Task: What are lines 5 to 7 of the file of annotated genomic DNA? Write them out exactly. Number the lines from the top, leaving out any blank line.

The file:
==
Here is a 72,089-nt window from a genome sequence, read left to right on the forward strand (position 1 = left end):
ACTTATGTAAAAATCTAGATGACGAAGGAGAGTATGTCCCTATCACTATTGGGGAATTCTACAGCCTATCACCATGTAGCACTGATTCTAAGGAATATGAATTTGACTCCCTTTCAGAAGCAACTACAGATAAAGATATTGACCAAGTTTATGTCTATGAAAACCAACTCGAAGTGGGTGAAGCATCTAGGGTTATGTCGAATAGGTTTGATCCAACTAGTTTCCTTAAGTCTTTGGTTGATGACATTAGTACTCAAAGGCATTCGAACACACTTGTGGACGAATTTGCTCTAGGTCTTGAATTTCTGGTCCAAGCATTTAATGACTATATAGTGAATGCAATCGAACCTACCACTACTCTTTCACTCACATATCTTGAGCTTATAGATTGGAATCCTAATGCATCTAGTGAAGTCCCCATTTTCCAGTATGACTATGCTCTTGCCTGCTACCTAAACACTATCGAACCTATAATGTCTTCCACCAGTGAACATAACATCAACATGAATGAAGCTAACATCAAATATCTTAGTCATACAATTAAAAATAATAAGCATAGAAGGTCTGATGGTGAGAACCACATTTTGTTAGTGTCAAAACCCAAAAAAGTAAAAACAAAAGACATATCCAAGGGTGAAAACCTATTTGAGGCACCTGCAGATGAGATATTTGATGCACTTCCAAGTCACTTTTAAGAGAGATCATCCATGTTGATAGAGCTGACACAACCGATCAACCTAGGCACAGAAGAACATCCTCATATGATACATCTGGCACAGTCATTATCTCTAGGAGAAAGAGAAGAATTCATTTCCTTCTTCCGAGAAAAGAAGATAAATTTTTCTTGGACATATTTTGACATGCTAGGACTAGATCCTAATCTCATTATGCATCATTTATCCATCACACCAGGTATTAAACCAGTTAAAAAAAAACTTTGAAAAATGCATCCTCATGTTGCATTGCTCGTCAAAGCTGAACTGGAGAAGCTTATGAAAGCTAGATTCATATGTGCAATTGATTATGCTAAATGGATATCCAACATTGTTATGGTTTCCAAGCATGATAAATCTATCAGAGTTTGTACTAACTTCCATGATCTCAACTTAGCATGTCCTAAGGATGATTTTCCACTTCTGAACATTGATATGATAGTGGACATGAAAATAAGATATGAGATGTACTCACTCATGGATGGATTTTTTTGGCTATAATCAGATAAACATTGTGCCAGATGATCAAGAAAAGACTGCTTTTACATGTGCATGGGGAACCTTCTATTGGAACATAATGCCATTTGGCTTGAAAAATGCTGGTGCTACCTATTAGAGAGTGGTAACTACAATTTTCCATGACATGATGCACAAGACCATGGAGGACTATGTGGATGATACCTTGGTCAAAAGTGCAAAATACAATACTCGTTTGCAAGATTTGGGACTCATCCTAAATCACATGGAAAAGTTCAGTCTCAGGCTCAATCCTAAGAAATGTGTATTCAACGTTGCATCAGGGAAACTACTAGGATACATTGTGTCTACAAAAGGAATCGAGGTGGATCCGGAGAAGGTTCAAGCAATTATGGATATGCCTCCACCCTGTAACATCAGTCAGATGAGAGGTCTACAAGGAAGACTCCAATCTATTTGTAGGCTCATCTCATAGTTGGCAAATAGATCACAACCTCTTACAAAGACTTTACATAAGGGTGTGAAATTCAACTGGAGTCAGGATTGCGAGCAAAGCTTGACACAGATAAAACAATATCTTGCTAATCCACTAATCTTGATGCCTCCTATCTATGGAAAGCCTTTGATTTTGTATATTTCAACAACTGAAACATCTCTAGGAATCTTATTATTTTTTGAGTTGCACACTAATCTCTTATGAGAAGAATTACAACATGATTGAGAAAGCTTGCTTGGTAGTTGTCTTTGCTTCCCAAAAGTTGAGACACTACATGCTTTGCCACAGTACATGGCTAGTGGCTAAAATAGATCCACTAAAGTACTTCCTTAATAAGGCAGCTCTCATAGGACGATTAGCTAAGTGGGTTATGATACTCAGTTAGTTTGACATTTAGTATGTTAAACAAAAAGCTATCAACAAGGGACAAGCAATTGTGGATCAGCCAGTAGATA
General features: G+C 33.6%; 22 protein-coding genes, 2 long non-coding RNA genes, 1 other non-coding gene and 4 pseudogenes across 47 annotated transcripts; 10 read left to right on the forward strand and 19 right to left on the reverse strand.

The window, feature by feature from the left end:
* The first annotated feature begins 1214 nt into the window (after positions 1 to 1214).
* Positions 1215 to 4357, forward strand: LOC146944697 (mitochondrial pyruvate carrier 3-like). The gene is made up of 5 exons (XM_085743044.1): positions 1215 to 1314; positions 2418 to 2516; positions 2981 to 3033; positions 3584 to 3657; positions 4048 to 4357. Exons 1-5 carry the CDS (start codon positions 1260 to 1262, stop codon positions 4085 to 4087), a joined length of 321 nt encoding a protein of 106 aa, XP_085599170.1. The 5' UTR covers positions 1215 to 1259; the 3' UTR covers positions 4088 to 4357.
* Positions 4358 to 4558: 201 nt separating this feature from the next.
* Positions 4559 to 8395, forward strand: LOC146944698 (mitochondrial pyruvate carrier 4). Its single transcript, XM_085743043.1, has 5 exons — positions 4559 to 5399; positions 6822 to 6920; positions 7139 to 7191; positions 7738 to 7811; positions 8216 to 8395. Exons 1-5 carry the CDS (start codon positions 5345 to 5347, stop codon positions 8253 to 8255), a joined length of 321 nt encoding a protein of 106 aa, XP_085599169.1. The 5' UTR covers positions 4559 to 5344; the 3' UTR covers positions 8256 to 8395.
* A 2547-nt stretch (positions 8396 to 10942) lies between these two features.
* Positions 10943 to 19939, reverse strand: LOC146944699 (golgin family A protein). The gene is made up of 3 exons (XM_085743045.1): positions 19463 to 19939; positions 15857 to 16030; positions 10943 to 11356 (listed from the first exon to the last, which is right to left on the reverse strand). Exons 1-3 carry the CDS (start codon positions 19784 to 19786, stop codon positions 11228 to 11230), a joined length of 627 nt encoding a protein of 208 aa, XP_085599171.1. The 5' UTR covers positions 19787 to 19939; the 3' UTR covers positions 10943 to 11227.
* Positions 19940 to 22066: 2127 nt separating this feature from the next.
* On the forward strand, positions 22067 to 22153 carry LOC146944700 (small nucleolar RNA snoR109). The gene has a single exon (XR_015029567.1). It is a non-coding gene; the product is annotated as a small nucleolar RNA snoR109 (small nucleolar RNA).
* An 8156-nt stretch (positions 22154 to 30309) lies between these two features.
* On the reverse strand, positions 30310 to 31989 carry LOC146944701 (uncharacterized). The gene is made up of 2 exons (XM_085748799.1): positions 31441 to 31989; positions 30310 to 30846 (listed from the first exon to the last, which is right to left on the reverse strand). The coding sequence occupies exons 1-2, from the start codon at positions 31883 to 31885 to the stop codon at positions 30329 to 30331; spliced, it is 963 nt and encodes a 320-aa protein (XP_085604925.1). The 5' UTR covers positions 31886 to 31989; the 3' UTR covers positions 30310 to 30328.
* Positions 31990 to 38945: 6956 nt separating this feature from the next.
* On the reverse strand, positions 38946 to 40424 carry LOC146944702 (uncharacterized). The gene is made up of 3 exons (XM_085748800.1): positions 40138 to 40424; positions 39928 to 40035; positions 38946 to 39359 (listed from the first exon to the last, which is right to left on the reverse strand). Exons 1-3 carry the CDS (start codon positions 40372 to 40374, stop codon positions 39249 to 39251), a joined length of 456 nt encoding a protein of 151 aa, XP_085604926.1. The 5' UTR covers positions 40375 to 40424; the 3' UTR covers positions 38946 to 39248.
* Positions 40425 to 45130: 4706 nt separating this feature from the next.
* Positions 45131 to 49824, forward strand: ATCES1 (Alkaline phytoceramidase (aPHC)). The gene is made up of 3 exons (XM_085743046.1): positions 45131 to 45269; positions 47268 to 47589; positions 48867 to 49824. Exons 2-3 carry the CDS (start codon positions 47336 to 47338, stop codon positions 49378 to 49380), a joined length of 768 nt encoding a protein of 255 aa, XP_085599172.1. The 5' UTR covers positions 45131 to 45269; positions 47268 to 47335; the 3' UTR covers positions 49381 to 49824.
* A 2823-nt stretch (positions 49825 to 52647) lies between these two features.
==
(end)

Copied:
* The first annotated feature begins 1214 nt into the window (after positions 1 to 1214).
* Positions 1215 to 4357, forward strand: LOC146944697 (mitochondrial pyruvate carrier 3-like). The gene is made up of 5 exons (XM_085743044.1): positions 1215 to 1314; positions 2418 to 2516; positions 2981 to 3033; positions 3584 to 3657; positions 4048 to 4357. Exons 1-5 carry the CDS (start codon positions 1260 to 1262, stop codon positions 4085 to 4087), a joined length of 321 nt encoding a protein of 106 aa, XP_085599170.1. The 5' UTR covers positions 1215 to 1259; the 3' UTR covers positions 4088 to 4357.
* Positions 4358 to 4558: 201 nt separating this feature from the next.